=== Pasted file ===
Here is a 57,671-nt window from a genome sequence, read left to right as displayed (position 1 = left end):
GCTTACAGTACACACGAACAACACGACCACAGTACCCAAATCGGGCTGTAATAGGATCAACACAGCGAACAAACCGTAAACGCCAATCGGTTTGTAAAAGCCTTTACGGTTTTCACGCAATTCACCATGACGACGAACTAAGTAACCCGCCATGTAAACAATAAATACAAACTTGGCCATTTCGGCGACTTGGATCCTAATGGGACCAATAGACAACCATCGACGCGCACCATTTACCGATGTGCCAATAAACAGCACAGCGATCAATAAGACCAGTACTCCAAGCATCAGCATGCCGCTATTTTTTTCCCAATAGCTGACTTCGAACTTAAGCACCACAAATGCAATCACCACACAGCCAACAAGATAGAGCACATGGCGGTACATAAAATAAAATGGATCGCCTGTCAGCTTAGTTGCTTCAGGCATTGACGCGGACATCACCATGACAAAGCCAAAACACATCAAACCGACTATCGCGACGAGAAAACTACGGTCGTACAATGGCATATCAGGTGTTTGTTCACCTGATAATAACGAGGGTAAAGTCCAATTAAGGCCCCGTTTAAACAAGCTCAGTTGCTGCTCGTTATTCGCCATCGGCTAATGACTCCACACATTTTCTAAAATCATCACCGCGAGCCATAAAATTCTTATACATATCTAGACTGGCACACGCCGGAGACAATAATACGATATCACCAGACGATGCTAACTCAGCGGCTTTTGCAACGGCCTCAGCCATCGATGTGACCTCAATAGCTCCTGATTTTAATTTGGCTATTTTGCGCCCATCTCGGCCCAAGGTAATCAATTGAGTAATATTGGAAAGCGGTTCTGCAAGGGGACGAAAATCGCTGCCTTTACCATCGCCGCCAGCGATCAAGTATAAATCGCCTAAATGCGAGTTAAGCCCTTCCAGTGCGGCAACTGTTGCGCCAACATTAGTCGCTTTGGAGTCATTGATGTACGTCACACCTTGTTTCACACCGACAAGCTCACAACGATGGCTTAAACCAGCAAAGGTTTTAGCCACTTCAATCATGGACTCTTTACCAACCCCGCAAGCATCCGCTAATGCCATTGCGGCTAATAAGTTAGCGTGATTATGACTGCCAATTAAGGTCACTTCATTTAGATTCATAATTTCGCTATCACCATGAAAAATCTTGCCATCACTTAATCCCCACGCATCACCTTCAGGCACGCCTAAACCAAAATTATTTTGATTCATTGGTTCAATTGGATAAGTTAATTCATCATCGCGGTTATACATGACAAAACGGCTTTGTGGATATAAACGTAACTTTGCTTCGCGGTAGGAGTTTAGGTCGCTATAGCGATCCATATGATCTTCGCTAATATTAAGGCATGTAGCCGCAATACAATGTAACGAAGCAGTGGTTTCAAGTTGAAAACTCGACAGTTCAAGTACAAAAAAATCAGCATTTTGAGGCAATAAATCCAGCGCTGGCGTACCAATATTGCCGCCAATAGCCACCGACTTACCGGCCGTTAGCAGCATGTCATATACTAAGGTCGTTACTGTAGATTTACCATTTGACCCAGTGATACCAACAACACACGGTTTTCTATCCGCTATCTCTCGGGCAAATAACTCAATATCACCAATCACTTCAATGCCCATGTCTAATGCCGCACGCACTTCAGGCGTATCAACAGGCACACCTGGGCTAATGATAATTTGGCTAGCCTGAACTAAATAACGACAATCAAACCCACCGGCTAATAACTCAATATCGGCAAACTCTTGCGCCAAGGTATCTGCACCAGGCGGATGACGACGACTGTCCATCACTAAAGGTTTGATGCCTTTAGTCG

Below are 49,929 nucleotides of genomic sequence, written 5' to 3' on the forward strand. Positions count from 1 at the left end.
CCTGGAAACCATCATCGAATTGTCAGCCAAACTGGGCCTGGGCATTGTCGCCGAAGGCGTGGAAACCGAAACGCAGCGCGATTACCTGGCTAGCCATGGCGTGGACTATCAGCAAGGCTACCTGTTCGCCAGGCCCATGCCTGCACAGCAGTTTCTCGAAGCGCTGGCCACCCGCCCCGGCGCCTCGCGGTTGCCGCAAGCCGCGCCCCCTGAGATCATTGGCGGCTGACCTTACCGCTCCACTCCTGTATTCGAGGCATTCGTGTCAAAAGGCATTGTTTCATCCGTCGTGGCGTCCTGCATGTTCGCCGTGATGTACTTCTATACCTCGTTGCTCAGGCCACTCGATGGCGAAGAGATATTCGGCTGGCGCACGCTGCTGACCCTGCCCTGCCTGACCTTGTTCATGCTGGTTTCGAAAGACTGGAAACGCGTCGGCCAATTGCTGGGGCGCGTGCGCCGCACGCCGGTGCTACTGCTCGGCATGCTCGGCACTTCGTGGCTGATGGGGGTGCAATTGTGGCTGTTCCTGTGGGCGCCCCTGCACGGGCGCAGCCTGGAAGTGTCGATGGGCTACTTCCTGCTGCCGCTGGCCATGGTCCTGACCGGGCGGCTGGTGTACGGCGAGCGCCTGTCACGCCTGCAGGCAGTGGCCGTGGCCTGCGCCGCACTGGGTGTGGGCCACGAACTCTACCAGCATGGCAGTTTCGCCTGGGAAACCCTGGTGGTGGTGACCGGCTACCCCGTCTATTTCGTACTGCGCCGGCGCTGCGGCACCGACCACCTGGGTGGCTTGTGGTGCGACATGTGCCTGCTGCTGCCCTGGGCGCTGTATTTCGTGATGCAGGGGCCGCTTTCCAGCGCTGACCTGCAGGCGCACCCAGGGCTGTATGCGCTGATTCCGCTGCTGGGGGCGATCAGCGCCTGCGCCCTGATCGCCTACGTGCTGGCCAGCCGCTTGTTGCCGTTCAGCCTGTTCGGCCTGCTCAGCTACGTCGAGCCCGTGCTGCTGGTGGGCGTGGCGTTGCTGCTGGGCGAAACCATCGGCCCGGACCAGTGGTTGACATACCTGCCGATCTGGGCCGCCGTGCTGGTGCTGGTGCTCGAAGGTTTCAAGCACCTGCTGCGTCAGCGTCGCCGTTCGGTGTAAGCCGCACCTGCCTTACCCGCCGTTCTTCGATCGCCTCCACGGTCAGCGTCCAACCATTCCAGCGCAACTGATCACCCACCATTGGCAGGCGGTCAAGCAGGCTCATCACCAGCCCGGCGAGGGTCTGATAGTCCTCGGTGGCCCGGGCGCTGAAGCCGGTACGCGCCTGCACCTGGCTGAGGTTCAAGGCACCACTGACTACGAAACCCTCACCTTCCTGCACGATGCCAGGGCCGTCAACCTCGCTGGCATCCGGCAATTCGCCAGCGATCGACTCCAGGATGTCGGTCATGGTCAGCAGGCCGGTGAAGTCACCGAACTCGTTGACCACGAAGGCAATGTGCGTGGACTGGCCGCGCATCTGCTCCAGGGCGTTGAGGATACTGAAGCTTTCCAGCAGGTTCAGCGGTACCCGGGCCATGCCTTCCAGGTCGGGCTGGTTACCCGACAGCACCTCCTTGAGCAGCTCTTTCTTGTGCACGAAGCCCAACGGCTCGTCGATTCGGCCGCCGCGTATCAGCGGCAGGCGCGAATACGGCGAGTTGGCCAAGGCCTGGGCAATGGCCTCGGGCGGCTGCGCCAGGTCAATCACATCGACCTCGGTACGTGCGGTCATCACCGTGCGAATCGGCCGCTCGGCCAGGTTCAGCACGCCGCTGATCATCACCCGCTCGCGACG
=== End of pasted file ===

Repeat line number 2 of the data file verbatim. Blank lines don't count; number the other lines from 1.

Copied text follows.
GCTTACAGTACACACGAACAACACGACCACAGTACCCAAATCGGGCTGTAATAGGATCAACACAGCGAACAAACCGTAAACGCCAATCGGTTTGTAAAAGCCTTTACGGTTTTCACGCAATTCACCATGACGACGAACTAAGTAACCCGCCATGTAAACAATAAATACAAACTTGGCCATTTCGGCGACTTGGATCCTAATGGGACCAATAGACAACCATCGACGCGCACCATTTACCGATGTGCCAATAAACAGCACAGCGATCAATAAGACCAGTACTCCAAGCATCAGCATGCCGCTATTTTTTTCCCAATAGCTGACTTCGAACTTAAGCACCACAAATGCAATCACCACACAGCCAACAAGATAGAGCACATGGCGGTACATAAAATAAAATGGATCGCCTGTCAGCTTAGTTGCTTCAGGCATTGACGCGGACATCACCATGACAAAGCCAAAACACATCAAACCGACTATCGCGACGAGAAAACTACGGTCGTACAATGGCATATCAGGTGTTTGTTCACCTGATAATAACGAGGGTAAAGTCCAATTAAGGCCCCGTTTAAACAAGCTCAGTTGCTGCTCGTTATTCGCCATCGGCTAATGACTCCACACATTTTCTAAAATCATCACCGCGAGCCATAAAATTCTTATACATATCTAGACTGGCACACGCCGGAGACAATAATACGATATCACCAGACGATGCTAACTCAGCGGCTTTTGCAACGGCCTCAGCCATCGATGTGACCTCAATAGCTCCTGATTTTAATTTGGCTATTTTGCGCCCATCTCGGCCCAAGGTAATCAATTGAGTAATATTGGAAAGCGGTTCTGCAAGGGGACGAAAATCGCTGCCTTTACCATCGCCGCCAGCGATCAAGTATAAATCGCCTAAATGCGAGTTAAGCCCTTCCAGTGCGGCAACTGTTGCGCCAACATTAGTCGCTTTGGAGTCATTGATGTACGTCACACCTTGTTTCACACCGACAAGCTCACAACGATGGCTTAAACCAGCAAAGGTTTTAGCCACTTCAATCATGGACTCTTTACCAACCCCGCAAGCATCCGCTAATGCCATTGCGGCTAATAAGTTAGCGTGATTATGACTGCCAATTAAGGTCACTTCATTTAGATTCATAATTTCGCTATCACCATGAAAAATCTTGCCATCACTTAATCCCCACGCATCACCTTCAGGCACGCCTAAACCAAAATTATTTTGATTCATTGGTTCAATTGGATAAGTTAATTCATCATCGCGGTTATACATGACAAAACGGCTTTGTGGATATAAACGTAACTTTGCTTCGCGGTAGGAGTTTAGGTCGCTATAGCGATCCATATGATCTTCGCTAATATTAAGGCATGTAGCCGCAATACAATGTAACGAAGCAGTGGTTTCAAGTTGAAAACTCGACAGTTCAAGTACAAAAAAATCAGCATTTTGAGGCAATAAATCCAGCGCTGGCGTACCAATATTGCCGCCAATAGCCACCGACTTACCGGCCGTTAGCAGCATGTCATATACTAAGGTCGTTACTGTAGATTTACCATTTGACCCAGTGATACCAACAACACACGGTTTTCTATCCGCTATCTCTCGGGCAAATAACTCAATATCACCAATCACTTCAATGCCCATGTCTAATGCCGCACGCACTTCAGGCGTATCAACAGGCACACCTGGGCTAATGATAATTTGGCTAGCCTGAACTAAATAACGACAATCAAACCCACCGGCTAATAACTCAATATCGGCAAACTCTTGCGCCAAGGTATCTGCACCAGGCGGATGACGACGACTGTCCATCACTAAAGGTTTGATGCCTTTAGTCG